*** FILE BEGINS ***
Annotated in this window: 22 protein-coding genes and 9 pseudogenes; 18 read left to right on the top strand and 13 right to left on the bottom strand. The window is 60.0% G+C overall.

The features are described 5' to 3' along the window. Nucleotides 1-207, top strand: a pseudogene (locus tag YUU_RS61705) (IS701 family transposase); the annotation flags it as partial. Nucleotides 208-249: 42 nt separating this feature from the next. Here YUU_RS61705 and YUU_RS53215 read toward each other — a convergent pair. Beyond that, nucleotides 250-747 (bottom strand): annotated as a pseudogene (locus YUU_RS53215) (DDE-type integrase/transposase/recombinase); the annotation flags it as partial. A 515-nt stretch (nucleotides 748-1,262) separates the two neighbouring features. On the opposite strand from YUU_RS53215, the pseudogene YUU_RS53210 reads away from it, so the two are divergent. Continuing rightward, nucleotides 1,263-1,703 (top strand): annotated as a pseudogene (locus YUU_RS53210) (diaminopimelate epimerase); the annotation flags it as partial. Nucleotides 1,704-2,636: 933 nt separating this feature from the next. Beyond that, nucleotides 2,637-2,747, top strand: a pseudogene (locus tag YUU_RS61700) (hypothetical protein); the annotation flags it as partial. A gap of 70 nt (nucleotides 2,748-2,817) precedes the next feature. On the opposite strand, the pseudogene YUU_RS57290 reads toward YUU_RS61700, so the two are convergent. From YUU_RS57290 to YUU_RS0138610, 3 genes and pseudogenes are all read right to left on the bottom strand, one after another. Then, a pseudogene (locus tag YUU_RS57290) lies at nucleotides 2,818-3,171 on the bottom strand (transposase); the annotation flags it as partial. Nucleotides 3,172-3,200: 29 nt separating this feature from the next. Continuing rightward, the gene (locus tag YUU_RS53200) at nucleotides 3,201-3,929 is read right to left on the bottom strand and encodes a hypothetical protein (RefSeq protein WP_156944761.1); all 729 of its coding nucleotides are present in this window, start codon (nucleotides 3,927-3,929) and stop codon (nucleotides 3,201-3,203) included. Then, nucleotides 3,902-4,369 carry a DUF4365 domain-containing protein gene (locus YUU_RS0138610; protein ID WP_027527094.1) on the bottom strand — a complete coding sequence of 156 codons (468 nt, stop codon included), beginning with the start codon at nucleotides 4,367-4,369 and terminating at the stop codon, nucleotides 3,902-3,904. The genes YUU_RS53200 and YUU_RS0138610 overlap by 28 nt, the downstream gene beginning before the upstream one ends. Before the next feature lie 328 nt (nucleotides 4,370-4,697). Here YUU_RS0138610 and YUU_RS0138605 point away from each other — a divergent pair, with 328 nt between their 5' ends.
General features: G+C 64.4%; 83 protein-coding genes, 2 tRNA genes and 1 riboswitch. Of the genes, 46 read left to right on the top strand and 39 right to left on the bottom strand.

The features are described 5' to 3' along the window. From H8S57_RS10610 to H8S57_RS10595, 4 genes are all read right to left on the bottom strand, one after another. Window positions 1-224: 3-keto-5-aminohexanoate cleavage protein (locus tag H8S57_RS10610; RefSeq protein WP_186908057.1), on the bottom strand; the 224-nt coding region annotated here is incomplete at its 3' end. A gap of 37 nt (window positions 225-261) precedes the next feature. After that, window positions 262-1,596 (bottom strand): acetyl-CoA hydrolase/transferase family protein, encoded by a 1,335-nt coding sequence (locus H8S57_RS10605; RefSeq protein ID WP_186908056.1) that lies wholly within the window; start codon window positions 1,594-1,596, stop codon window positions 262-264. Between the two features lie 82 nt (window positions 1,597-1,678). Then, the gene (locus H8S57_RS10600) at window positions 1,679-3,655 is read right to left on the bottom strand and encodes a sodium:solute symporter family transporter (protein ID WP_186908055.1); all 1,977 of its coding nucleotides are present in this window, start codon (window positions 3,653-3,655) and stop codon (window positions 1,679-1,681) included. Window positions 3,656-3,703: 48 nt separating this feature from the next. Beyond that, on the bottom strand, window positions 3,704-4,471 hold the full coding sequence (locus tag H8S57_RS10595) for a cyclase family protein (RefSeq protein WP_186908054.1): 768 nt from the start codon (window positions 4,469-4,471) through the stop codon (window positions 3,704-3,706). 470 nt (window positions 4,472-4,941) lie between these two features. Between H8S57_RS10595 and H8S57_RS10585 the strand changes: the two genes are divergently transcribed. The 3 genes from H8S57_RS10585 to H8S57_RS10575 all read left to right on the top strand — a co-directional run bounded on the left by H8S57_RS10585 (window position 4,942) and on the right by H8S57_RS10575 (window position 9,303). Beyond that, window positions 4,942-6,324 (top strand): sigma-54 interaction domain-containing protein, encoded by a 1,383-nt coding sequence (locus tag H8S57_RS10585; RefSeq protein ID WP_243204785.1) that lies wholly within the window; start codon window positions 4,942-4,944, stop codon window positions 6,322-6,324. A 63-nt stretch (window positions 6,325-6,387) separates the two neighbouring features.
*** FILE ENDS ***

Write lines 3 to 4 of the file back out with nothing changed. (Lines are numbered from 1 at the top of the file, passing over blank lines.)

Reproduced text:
General features: G+C 64.4%; 83 protein-coding genes, 2 tRNA genes and 1 riboswitch. Of the genes, 46 read left to right on the top strand and 39 right to left on the bottom strand.

The features are described 5' to 3' along the window. From H8S57_RS10610 to H8S57_RS10595, 4 genes are all read right to left on the bottom strand, one after another. Window positions 1-224: 3-keto-5-aminohexanoate cleavage protein (locus tag H8S57_RS10610; RefSeq protein WP_186908057.1), on the bottom strand; the 224-nt coding region annotated here is incomplete at its 3' end. A gap of 37 nt (window positions 225-261) precedes the next feature. After that, window positions 262-1,596 (bottom strand): acetyl-CoA hydrolase/transferase family protein, encoded by a 1,335-nt coding sequence (locus H8S57_RS10605; RefSeq protein ID WP_186908056.1) that lies wholly within the window; start codon window positions 1,594-1,596, stop codon window positions 262-264. Between the two features lie 82 nt (window positions 1,597-1,678). Then, the gene (locus H8S57_RS10600) at window positions 1,679-3,655 is read right to left on the bottom strand and encodes a sodium:solute symporter family transporter (protein ID WP_186908055.1); all 1,977 of its coding nucleotides are present in this window, start codon (window positions 3,653-3,655) and stop codon (window positions 1,679-1,681) included. Window positions 3,656-3,703: 48 nt separating this feature from the next. Beyond that, on the bottom strand, window positions 3,704-4,471 hold the full coding sequence (locus tag H8S57_RS10595) for a cyclase family protein (RefSeq protein WP_186908054.1): 768 nt from the start codon (window positions 4,469-4,471) through the stop codon (window positions 3,704-3,706). 470 nt (window positions 4,472-4,941) lie between these two features. Between H8S57_RS10595 and H8S57_RS10585 the strand changes: the two genes are divergently transcribed. The 3 genes from H8S57_RS10585 to H8S57_RS10575 all read left to right on the top strand — a co-directional run bounded on the left by H8S57_RS10585 (window position 4,942) and on the right by H8S57_RS10575 (window position 9,303). Beyond that, window positions 4,942-6,324 (top strand): sigma-54 interaction domain-containing protein, encoded by a 1,383-nt coding sequence (locus tag H8S57_RS10585; RefSeq protein ID WP_243204785.1) that lies wholly within the window; start codon window positions 4,942-4,944, stop codon window positions 6,322-6,324. A 63-nt stretch (window positions 6,325-6,387) separates the two neighbouring features.